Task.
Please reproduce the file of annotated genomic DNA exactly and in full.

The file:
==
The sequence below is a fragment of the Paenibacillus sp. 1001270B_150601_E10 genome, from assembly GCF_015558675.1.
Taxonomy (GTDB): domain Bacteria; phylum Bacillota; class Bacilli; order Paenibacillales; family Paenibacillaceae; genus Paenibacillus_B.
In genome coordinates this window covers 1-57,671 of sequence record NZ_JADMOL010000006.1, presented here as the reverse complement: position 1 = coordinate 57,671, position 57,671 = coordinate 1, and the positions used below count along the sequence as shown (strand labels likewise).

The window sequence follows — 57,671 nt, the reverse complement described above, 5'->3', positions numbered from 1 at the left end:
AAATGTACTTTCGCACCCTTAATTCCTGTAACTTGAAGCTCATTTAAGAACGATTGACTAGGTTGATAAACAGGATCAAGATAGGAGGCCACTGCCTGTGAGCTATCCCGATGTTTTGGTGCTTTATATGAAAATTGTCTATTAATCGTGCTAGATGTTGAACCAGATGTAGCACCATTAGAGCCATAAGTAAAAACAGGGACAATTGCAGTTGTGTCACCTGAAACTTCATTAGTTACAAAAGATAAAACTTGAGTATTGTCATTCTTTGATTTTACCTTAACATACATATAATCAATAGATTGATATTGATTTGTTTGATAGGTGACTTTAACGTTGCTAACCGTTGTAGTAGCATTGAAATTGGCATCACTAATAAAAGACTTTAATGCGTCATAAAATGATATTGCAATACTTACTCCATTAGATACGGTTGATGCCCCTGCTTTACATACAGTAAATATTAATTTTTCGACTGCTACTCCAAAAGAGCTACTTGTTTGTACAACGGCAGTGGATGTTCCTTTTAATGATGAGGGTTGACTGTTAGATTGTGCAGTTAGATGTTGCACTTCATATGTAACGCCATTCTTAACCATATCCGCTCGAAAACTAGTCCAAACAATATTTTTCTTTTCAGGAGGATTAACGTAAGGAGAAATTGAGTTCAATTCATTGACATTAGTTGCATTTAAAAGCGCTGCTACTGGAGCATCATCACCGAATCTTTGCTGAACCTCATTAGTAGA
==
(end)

The sequence below is a fragment of the Paenibacillus sp. 1001270B_150601_E10 genome, from assembly GCF_015558675.1.
Taxonomy (GTDB): domain Bacteria; phylum Bacillota; class Bacilli; order Paenibacillales; family Paenibacillaceae; genus Paenibacillus_B.
In genome coordinates this window covers 1-57,671 of sequence record NZ_JADMOL010000006.1, presented here as the reverse complement: position 1 = coordinate 57,671, position 57,671 = coordinate 1, and the positions used below count along the sequence as shown (strand labels likewise).

The window sequence follows — 57,671 nt, the reverse complement described above, 5'->3', positions numbered from 1 at the left end:
AAATGTACTTTCGCACCCTTAATTCCTGTAACTTGAAGCTCATTTAAGAACGATTGACTAGGTTGATAAACAGGATCAAGATAGGAGGCCACTGCCTGTGAGCTATCCCGATGTTTTGGTGCTTTATATGAAAATTGTCTATTAATCGTGCTAGATGTTGAACCAGATGTAGCACCATTAGAGCCATAAGTAAAAACAGGGACAATTGCAGTTGTGTCACCTGAAACTTCATTAGTTACAAAAGATAAAACTTGAGTATTGTCATTCTTTGATTTTACCTTAACATACATATAATCAATAGATTGATATTGATTTGTTTGATAGGTGACTTTAACGTTGCTAACCGTTGTAGTAGCATTGAAATTGGCATCACTAATAAAAGACTTTAATGCGTCATAAAATGATATTGCAATACTTACTCCATTAGATACGGTTGATGCCCCTGCTTTACATACAGTAAATATTAATTTTTCGACTGCTACTCCAAAAGAGCTACTTGTTTGTACAACGGCAGTGGATGTTCCTTTTAATGATGAGGGTTGACTGTTAGATTGTGCAGTTAGATGTTGCACTTCATATGTAACGCCATTCTTAACCATATCCGCTCGAAAACTAGTCCAAACAATATTTTTCTTTTCAGGAGGATTAACGTAAGGAGAAATTGAGTTCAATTCATTGACATTAGTTGCATTTAAAAGCGCTGCTACTGGAGCATCATCACCGAATCTTTGCTGAACCTCATTAGTAGA